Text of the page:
Jazz pianist, composer an teacher of jazz improvisation Leonard Joseph Tristano, best known as Lennie Tristano was born on March 19, 1919 in Chicago, Illinois into an Italian framily from Aversa. He was blind from infancy and studied piano and music theory from pre-teen years, graduating from his home town's American Coservatory of Music in 1943.
He remains a somewhat overlooked figure in jazz history, but his enormous originality and dazzling work as an improviser have long been appreciated by knowledgeable jazz fans; in addition, his work as a jazz educator meant that he has exerted a substantial influence on jazz through figures such as Lee Konitz and Bill Evans.
Tristano's interest in jazz inspired a move to New York City in 1946. His advanced grasp of harmony pushed his music beyond even the complexities of the contemporary bebop movement, though Tristano was always explicit about acknowledging his enormous debt to Charlie Parker and Bud Powell. (Other key ingredients in his style were Nat King Cole and Art Tatum, influences most audible in his early drummerless trio recordings.) Though he and his followers remained at something of a slant to mainstream bebop, Tristano did on occasion play and record with bebop's preeminent figures such as Dizzy Gillespie and Charlie Parker.
Often the "Tristano school" has been contrasted with bebop, however, by being labelled "cool jazz", though this risks lumping his music in with unrelated styles like the West Coast cool jazz of the 1950s.
Among Tristano's most important earlier recordings was a 1949 sextet session with his students, saxophone players Lee Konitz and Warne Marsh. After recording a number of conventionally structured compositions, Tristano had the group record "Intuition" and "Digression." Both pieces were completely improvised, with no prearranged melody, harmony or rhythm. These two songs are often cited among the first examples of free jazz or free improvisation.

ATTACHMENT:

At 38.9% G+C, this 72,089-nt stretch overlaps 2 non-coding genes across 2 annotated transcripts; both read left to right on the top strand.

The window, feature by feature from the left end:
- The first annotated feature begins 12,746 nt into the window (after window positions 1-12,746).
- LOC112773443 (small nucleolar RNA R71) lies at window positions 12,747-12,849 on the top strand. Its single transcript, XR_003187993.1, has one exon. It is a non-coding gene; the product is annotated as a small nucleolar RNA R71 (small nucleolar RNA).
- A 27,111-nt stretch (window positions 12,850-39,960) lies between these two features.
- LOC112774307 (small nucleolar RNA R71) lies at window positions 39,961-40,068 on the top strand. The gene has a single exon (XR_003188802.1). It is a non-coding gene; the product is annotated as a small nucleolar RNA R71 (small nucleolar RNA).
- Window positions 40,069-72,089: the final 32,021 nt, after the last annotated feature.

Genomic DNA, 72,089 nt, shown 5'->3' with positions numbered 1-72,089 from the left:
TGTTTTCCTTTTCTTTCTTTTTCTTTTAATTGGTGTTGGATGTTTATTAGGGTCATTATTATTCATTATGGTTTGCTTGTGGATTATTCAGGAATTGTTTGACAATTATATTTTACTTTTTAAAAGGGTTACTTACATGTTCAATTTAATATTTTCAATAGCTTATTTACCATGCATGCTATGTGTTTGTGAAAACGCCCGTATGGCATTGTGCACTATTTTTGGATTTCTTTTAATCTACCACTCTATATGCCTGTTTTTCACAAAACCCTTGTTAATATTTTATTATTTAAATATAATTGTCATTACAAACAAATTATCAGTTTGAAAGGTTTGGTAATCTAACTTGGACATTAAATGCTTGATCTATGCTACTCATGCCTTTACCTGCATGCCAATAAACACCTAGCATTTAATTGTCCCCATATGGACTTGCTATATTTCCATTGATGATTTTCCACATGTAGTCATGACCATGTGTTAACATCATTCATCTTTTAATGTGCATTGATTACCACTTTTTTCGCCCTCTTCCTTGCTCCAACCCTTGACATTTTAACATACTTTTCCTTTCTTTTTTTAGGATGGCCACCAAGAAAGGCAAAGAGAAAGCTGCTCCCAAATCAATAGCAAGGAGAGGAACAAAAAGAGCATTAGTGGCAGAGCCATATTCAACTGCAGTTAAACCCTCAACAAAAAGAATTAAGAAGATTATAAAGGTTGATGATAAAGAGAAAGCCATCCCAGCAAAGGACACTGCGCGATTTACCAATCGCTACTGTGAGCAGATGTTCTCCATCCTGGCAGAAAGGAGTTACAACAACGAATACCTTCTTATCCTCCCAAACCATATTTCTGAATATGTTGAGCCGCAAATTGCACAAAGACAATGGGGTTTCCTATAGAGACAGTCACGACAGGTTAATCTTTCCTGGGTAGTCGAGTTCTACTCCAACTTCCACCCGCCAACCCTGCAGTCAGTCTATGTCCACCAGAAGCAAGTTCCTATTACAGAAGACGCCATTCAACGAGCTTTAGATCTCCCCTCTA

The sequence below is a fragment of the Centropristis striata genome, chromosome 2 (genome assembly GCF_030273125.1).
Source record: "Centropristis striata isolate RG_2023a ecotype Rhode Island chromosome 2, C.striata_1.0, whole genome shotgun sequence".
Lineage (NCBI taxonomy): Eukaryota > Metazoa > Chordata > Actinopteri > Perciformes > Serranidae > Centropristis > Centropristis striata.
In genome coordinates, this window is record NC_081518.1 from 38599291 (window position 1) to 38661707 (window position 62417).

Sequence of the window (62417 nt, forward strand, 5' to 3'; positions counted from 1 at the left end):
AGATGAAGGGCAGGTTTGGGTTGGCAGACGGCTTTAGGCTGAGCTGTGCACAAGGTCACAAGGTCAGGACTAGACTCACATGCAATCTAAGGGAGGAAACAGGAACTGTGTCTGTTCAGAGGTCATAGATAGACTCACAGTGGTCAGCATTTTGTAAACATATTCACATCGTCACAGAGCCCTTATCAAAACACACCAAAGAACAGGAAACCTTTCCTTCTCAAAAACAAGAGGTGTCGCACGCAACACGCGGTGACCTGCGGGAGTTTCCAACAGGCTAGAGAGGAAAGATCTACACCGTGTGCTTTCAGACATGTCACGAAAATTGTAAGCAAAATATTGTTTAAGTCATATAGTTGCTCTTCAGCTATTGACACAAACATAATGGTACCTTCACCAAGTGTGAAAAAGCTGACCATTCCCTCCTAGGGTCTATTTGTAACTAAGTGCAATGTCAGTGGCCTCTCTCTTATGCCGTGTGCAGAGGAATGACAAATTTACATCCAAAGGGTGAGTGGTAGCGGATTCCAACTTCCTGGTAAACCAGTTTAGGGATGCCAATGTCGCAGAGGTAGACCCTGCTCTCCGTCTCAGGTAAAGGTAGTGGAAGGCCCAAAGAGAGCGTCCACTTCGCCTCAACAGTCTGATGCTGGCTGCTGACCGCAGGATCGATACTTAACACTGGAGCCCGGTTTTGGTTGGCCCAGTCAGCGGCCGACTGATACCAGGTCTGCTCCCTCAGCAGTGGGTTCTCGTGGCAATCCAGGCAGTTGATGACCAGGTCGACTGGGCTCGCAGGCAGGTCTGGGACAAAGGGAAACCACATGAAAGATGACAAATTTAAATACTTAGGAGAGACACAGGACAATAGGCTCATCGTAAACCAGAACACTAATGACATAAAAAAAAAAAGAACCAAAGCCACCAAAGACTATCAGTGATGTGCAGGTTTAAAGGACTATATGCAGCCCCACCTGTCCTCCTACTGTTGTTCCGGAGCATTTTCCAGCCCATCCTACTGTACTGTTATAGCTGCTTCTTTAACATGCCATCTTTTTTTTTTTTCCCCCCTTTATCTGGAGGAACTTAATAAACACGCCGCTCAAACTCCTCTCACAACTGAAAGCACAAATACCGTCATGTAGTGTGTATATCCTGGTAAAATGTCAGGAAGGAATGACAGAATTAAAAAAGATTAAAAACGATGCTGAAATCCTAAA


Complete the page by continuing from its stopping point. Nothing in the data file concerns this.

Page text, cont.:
His 1953 recording Descent into the Maelstrom is especially significant: an experiment in overdubbing which in its harsh atonality anticipates the much later work of players like cecil Taylor and Borah Bergman (who has specifically mentioned the piece as an important influence on his work).
Tristano released two important albums on Atlantic Records, which remain his best-known work. Lennie Tristano, from 1955, is famous for including innovative experiments with overdubbing ("Requiem" and "Turkish Mambo") and altered tape-speed ("Line Up" and "East 32nd"); the second side is a straightforward club gig in the company of Lee Konitz. "Requiem," a tribute to the late Charlie Parker, is notable for its deep blues feeling – a style not usually associated with Tristano.
However, perhaps the most significant work lies in the composition "Line Up", a spiralling, unbroken, melodically futuristic improvisation based on the changes to All of Me that beggars description, clocking in at an astounding 3:30. CD "The New Tristano" (1962) remains a landmark in solo jazz piano: though on this occasion no overdubbing was used, the music is just as densely conceived, especially the classic "G Minor Complex," an improvisation on the changes of "You'd Be So Nice to Come Home To." Tristano's mimicking of a jazz bassist's accompaniment with his left hand on these recordings is distinctive and often imitated; the combination of this line with the dazzling line-spinning of his right hand also gives the music a contrapuntal flavour explicitly paying homage to Bach.
Tristano's distrust of jazz record labels and increasingly infrequent public performances meant that his recordings are comparatively scarce, and many of them are concert recordings of very variable fidelity.
Some of his live performances were recorded and have been released, including those from the Half Note Club in New York from the 1950s, and concerts in Europe from the 1960s. He was one of the first musicians to start his own record label, Jazz Records, which is still in existence and is run by his daughter, the drummer Carol Tristano. The label Inner City released a compilation of various Tristano recordings.
A book by bassist Peter Ind, "Jazz Visions: Lennie Tristano and His Legacy", was released in October 2005. The book documents and discusses Tristano's contributions to jazz music.
Lennie Tristano passed away on November, 1978
Lennie plays "You Don't Know What Love Is"
Reference - Wikipédia